• SillyVenture – world’s biggest Atari community gathering organized annually in Gdańsk. In 2017 there were more than 200 visitors from various different countries joining the party. Just for this single occasion, they created 116 different software pieces (games, demonstration, etc.). SillyVenture also hosts talks and lectures from the legends of the Atari scene
  • WapNiak – Small and placid party with long tradition organized annually in Warsaw
  • Ironia – Annual gathering of Atarians organized near Wrocław
  • Forever – Huge Atari gathering organized by our fellows from Slovakia

The most important part of each gathering is so-called “competitions”. They consist of few different categories (music, graphics, game, etc.) so that every participant could prepare something he would like to present to the whole community. All works are then presented (usually during Saturday night) and everyone votes for his favourite creation. Winning such competition guarantees lifetime glory and provides recognition among the community members from around the world.


Recently released game Tensor Trzaskowskiego – winner of Ironia 2017 Atari Party

And when I say that community is active, I mean active. To give you some numbers: just for the 8-bit Atari alone, there were 81 new games created in 2015 and 87 games in 2016. That gives nearly 2 new games per week.

Besides the big gatherings, there are also smaller, local ones organized ad-hoc without much planning. They are more or less regular in every region of Poland with strong Atari community (Trójmiasto, Warszawa, Kraków, Wrocław, Górny Śląsk).

It’s not only software that is actively created, also the hardware guys are very prolific and are constantly creating devices that make it easier to use Atari with modern hardware and technologies like hard disks, ethernet, LCD TVs, etc. The devices and extensions that I consider most valuable for every Atari users are:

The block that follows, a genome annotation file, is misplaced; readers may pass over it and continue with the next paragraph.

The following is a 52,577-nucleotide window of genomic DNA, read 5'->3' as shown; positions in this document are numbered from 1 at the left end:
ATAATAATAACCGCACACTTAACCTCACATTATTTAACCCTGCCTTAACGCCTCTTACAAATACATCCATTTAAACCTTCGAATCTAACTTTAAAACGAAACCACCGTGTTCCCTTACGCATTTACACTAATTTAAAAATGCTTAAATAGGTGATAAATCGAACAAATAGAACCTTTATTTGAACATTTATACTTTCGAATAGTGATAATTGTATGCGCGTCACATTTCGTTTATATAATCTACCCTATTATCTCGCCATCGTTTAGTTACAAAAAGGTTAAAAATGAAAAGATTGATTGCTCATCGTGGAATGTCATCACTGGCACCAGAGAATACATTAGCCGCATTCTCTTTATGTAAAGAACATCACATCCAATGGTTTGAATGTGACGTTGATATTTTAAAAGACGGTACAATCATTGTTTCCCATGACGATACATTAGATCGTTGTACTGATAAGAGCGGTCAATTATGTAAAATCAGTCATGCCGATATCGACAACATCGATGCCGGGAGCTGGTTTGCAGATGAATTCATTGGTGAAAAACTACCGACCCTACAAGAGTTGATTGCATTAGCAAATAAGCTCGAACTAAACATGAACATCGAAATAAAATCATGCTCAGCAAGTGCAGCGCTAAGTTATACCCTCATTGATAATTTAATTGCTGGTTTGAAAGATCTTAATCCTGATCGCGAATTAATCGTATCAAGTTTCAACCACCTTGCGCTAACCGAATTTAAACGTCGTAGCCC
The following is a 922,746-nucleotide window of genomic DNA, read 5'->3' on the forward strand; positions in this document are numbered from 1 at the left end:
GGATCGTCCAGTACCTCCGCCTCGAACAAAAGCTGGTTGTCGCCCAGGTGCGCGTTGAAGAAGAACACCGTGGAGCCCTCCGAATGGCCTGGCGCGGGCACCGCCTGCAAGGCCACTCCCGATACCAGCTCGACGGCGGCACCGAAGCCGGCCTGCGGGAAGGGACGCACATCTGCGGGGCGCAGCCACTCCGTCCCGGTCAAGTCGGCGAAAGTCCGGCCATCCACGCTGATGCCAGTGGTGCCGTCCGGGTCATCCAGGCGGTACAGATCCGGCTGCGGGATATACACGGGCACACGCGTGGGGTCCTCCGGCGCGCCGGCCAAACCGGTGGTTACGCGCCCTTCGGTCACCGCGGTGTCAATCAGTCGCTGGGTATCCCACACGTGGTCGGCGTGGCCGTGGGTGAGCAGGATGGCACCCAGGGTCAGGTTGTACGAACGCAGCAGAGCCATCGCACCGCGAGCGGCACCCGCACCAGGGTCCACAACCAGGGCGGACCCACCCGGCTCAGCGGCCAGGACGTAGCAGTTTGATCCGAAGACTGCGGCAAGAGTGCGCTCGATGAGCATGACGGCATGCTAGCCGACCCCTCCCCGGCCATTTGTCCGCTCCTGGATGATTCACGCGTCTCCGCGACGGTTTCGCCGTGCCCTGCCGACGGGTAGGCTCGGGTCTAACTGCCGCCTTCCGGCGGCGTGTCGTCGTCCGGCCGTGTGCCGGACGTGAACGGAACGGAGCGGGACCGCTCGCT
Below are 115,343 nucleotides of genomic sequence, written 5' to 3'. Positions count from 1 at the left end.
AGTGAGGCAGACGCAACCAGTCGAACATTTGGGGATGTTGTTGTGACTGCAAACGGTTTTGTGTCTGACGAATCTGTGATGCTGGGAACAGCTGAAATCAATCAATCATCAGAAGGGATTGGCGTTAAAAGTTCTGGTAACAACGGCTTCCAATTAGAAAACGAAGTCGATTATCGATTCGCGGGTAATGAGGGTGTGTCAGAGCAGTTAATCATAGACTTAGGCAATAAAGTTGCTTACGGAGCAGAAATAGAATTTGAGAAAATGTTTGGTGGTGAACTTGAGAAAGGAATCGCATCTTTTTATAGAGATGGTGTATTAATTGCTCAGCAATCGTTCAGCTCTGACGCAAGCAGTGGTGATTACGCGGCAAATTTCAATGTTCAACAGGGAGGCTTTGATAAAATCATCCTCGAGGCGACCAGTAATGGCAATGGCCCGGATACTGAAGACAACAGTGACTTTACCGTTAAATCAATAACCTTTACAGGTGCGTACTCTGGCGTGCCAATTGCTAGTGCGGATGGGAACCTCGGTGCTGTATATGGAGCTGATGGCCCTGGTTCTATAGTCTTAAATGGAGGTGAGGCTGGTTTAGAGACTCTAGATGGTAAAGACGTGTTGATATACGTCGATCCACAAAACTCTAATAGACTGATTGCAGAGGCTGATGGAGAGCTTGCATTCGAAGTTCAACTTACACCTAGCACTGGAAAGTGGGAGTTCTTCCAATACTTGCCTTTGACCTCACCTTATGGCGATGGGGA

• Stereo – gives Atari one additional POKEY chip to drive left and right sound channels separately
  • SIO2SD – with this device and single SD card you can emulate up to 16 disk drives and quickly load any piece of software
  • SIDE2 – similar to SIO2SD, but sacrifices a little bit of compatibility for much greater, nearly instant, loading speeds
  • VBXE – so-called “new graphics card” that enables Atari to manipulate graphics in the 16-bit way (blitters, big and colourful sprites, sharp picture).
  • RAM extensions – different kinds of devices that extend the standard 64 KiB memory up to 4 MiB
  • DragonCart / WiFi Cart – with these devices you can connect Atari to ethernet or WiFi network
  • Rapidus – Turbo card that equips Atari with 20 MHz CPU and 32 MiB of linear memory

Programming Atari
There are not many people who actively use Atari for doing the actual software development. Machines of that kind are so severely limited that creating comfortable tools (editors, debuggers, etc.) is nearly impossible. Naturally, such tools exist, but they tend to use all available resources, leaving barely any place for the program is actually developed. Sure, we have hard-drives, memory expansions, RAM-disks, 80-column text mode, but it’s very easily beaten by a modern PC with contemporary tools. So if you’re not the nostalgia-driven nerd but want to do some real job, configure cross-compiler for Atari on your PC.

Debugging with Altirra emulator
Such cross-compiler will crunch the 6502 assembly code and create a binary file that could easily be loaded on Atari. Actually, you don’t even need Atari, because there are several emulators in the wild, some of them still developed and maintained until this very day. Most emulators provide powerful tools that greatly improve the speed of development and debugging. Step-by-step program execution, processor execution history, CRT laser beam location preview, breakpoints, integration with modern IDE, real-time memory manipulation just to name a few. In addition, such an emulator (when asked to) could be orders of magnitude faster than real Atari in terms of CPU processing or I/O operations.